After seeing too many pickled penis in a jar we sneaked ourselves out of the museum and into the sunshine for a bit of fresh air. We both felt a bit nauseated so decided cleansing ourselves from the experience would be appropriate at the cities most famous holy monument Hallgrimskirkja Cathedral. It was a Sunday so there was actually a service going when we arrived so we just stood quietly as a Icelandic church choir sung their hearts out. A fierce statue of Leif Ericson the famous Viking stands directly in front of the cathedral’s steps offering up a great photo opportunity.

Next stop, The National Museum of Iceland which I simply adored! We first grabbed a coffee and kleinur, a traditional twisted Icelandic donut to give us a quick boost before browsing. The museum is a must see for all visitors to Iceland with two floors packed full of everything from ancient viking artifacts to 20th century fashion. While I enjoyed everything the museum had to offer I really do have to say the highlight for me was the last room where a rotating oval track showcases Iceland in the modern day. I jumped for joy when I saw an LP Record of Bjork’s first album, the self titled Bjork. Even as a child she was such a creative renaissance child. The album art was fantastic.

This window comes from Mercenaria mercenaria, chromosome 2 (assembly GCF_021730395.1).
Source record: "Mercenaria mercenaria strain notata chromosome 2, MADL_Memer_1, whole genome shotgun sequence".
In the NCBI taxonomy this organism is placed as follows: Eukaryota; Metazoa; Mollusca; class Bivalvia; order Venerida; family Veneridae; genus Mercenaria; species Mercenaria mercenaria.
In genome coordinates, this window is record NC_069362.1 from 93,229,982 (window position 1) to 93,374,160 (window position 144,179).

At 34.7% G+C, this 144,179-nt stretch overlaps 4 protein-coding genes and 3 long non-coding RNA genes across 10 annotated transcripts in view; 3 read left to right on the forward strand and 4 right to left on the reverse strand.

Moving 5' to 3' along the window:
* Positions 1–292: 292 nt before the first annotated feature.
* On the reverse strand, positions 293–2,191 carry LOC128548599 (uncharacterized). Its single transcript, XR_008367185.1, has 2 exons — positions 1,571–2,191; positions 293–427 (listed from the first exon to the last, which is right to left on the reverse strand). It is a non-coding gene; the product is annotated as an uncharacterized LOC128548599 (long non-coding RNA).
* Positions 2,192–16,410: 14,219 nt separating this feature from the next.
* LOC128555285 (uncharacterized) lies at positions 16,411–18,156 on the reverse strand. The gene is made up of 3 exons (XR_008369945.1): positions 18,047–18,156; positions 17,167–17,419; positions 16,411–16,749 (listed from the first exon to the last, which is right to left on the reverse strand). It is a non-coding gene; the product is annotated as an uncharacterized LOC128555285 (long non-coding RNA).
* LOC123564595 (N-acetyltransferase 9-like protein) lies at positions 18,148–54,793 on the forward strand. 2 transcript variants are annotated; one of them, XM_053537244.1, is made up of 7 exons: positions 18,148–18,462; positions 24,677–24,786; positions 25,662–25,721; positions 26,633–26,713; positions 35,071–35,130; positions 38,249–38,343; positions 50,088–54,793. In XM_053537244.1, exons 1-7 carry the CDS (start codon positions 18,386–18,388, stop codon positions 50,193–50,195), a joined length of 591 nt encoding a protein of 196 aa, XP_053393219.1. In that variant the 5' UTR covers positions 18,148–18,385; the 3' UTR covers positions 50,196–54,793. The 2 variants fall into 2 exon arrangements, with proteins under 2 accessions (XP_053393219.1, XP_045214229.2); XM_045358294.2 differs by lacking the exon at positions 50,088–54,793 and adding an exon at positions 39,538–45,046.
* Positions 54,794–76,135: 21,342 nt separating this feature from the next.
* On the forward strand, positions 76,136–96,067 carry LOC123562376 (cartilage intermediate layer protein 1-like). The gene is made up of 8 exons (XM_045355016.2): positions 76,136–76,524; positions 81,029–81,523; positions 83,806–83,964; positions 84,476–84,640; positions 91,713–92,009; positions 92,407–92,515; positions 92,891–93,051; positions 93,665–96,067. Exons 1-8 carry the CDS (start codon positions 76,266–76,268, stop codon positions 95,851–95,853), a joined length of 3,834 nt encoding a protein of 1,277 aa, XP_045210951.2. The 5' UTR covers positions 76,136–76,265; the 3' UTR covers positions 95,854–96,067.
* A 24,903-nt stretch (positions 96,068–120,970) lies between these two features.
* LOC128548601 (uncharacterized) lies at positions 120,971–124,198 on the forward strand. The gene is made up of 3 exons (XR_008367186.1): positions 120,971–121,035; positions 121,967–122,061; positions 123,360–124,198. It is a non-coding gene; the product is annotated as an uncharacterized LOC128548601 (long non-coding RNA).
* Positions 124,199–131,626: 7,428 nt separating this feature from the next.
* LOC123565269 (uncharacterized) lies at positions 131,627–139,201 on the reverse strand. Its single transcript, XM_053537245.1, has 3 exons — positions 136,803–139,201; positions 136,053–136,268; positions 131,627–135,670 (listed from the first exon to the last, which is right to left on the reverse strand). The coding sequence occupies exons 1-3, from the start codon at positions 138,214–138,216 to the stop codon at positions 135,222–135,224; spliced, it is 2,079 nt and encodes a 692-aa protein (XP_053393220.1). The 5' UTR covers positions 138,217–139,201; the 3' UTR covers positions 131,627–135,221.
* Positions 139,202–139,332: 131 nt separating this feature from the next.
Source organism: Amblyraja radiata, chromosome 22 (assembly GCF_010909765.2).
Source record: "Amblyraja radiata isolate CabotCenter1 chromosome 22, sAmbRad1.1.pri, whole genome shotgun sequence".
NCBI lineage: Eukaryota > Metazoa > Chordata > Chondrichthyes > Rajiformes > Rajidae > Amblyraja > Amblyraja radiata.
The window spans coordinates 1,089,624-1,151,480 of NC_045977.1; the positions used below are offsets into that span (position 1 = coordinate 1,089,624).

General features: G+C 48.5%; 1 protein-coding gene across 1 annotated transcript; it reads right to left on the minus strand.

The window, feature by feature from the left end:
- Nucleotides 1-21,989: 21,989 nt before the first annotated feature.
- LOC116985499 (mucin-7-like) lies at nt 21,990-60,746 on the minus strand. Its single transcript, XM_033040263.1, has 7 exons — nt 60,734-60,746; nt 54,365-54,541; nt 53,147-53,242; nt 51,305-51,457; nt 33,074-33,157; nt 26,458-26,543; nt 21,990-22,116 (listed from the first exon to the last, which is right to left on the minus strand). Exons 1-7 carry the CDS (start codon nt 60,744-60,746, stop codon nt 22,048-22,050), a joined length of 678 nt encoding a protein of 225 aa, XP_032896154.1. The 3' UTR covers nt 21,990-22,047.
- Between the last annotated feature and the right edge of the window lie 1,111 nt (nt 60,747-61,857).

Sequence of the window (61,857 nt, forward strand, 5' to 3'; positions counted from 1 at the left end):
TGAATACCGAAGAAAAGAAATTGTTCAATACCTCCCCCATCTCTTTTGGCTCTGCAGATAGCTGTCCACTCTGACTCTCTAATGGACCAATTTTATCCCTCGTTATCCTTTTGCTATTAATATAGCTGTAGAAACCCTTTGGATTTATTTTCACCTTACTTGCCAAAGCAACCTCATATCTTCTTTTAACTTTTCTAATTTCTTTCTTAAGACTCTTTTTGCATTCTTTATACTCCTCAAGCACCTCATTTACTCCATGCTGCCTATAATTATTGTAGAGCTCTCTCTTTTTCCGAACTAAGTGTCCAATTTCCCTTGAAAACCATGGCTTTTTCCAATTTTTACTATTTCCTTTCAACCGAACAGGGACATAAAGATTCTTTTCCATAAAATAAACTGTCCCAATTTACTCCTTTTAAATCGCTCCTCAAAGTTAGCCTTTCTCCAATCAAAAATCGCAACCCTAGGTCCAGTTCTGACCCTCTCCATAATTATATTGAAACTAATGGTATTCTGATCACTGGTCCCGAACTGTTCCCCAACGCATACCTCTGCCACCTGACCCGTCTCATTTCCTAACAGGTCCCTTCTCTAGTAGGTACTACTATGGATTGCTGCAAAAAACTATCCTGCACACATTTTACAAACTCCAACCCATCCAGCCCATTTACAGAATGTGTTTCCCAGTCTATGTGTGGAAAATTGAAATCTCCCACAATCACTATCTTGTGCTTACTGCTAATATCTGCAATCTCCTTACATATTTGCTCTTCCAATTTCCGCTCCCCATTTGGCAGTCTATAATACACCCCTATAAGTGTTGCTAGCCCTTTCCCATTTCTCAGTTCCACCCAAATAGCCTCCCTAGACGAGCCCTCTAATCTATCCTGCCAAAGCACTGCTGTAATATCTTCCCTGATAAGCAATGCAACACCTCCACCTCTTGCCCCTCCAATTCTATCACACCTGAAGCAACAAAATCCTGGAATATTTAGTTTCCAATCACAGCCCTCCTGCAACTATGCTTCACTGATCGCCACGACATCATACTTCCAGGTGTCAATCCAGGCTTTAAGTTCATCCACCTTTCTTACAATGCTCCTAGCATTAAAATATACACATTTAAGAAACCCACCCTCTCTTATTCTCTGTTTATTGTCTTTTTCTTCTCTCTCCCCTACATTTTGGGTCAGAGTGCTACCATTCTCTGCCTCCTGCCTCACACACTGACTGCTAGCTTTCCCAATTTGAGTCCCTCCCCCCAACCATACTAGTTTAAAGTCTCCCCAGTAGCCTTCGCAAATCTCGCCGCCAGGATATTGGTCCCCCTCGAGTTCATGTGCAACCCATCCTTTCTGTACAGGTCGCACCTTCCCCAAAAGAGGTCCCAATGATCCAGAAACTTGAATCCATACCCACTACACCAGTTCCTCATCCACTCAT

With our stomachs growling we walked back to the city centre, past several beautiful graffiti covered buildings.  Our lunch review was at The Icelandic Bar, a restaurant which showcases the most traditional Icelandic cuisine (don’t squirm) and local microbrews.

Once finished lunch we hopped on a bus bound for the ever so famous Blue Lagoon Thermal Spa for an afternoon of rest, relaxation and pampering. The Spa is located between the airport and city centre so is an excellent spot to visit before hopping on your flight back home. We took a 40 minute scenic drive to the spa and immediately hopped into the change rooms and met outside in our plush white robes. We were given a few drinks tickets to enjoy at the thermal pool side bar which were a nice treat. We were really lucky to have been blessed with a blue sky day. The sun was out and everyone seemed so content bobbing up in down in the piping hot indigo coloured steaming pool.